Media consumption is now a niche-based activity. Whether it’s television, online or print, if we don’t like the way something is presented or the lens through which it’s packaged, we find a different website, change the channel or put away the newspaper.
Sometimes this is for our benefit. Why listen to film a critic with different tastes and waste $12 on a film that we know we won’t enjoy? Other times, this method of consumption is detrimental to our own understanding of any issue that might have real-world importance like U.S. relations with Russia or something relatively innocuous such as whether or not Don Draper actually told us “to buy the world a Coke.”
Podcasts are an example of the best and worst aspects of this. If someone wants to spend 45 minutes listening to someone discuss anything from fantasy football to Game of Thrones to the 2016 presidential election, there is a show out there for them. Unfortunately, they also make it easy for the listener to become trapped in a discussion bubble where their own views and opinions bounce back to them, only from a different sounding voice. There are very few instances where podcasts become part of an actual discussion with the listener, which is the main allure of the medium.
When ESPN shuttered Grantland more than a week ago, online media widely lamented the site’s passing. From that view, Grantland was one of the last bastions of the longform essay as a form of viable journalism, something we all love to champion. However, it was surprising to see so little devoted to the site’s other primary form of content: its podcasts.
Grantland co-founder Bill Simmons is partially responsible for bringing the medium to the mainstream with “The B.S. Report,” in which he discussed topics spanning sports and pop culture. A two-part episode released on Sept. 2, 2010 was dedicated to Beverly Hills, 90210. Once Grantland went live, it was only a matter of time before podcasts became part of its output. Many of the sports and non-sports topics Simmons talked about on his show became territory for the site’s other writers to cover.
While this allowed Simmons to make his own show more personal, it also allowed the writers of Grantland to better discuss topics of which Simmons was less knowledgeable. The site’s podcasts included shows in which Simmons would have easily fit like “Hollywood Prospectus,” “Jalen & Jacoby,” or “NBA After Dark,” but Grantland also released shows which allowed hosts to delve deeply into topics from different perspectives than their audience.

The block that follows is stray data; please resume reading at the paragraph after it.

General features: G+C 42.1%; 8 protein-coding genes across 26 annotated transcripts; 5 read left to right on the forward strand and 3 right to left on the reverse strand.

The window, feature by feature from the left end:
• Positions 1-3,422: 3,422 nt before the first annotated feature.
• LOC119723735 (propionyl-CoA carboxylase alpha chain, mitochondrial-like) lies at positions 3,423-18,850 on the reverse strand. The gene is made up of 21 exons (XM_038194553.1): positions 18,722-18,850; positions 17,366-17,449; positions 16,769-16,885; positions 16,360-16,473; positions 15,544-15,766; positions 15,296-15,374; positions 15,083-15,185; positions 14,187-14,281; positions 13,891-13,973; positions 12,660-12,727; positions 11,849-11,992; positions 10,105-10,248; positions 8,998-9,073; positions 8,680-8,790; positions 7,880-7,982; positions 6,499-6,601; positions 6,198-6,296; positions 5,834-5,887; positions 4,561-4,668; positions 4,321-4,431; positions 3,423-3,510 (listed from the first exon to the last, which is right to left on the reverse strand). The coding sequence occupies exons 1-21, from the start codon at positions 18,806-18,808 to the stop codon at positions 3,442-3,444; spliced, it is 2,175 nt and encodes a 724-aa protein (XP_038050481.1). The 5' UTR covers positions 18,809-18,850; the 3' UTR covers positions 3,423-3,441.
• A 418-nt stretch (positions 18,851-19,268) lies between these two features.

The reality TV-centric “The Right Reasons” and the all-female “Girls in Hoodies” podcasts weren’t shows you might expect for the typical Grantland audience. Assuming that the stereotypical Grantland reader was someone similar to Simmons often stood in the way of getting my female friends to read the site. But those podcasts with wider interests helped me successfully spread the word. I wouldn’t have even listened to those shows if they weren’t automatically downloaded to my phone as part of the “Grantland Pop Culture” feed. While I initially subscribed for Mad men discussions on “Hollywood Prospectus” and film reviews on “Do You Like Prince Movies?” those other podcasts, including “Rembert Explains,” rounded out a much richer, more diverse family of podcasts.
With a wide variety of podcasts and hosts came an equally diverse set of opinions that dared to challenge its listeners. There were times I found myself borderline angry, scoffing in disagreement with Molly Lambert, Tess Lynch and Emily Yoshida of “Girls in Hoodies,” including one episode where they brushed off the long shot as a form of phallic measurement between directors. In another, they told “Do You Like Prince Movies?” hosts Alex Pappademas and Wesley Morris to look past the flaws of the latest blockbuster.
I kept coming back, though, because the challenge of facing an opinion different from mine was more rewarding, as it enriched my own views and understanding. The allure of the podcast medium is being able to listen to a conversation with those of similar interests. But discussions are boring when everyone agrees.
The Internet is great because there’s infinite space available for every voice on every topic. Some voices are louder than others and that can make for a gang mentality based on certain unfortunate opinions. But it’s rare when the less-heard gain a greater audience thanks to a high-volume (though not by ESPN standards) platform like Grantland. Whether intentional or not, the podcasts created a unique outlet offering unique personalities to those who might not have otherwise heard them.
It likely wasn’t the founders’ intention, but the podcasts created a unique outlet offering unique personalities to those who might not have otherwise heard them.
Andy Greenwald recently announced via Instagram that he and Chris Ryan of “Hollywood Prospectus” will reunite for a new podcast as part of Simmons’ latest venture. We’ll have to wait to see which other podcasts might follow, but those shows will be hard-pressed to find the same, diverse outlet that Grantland provided.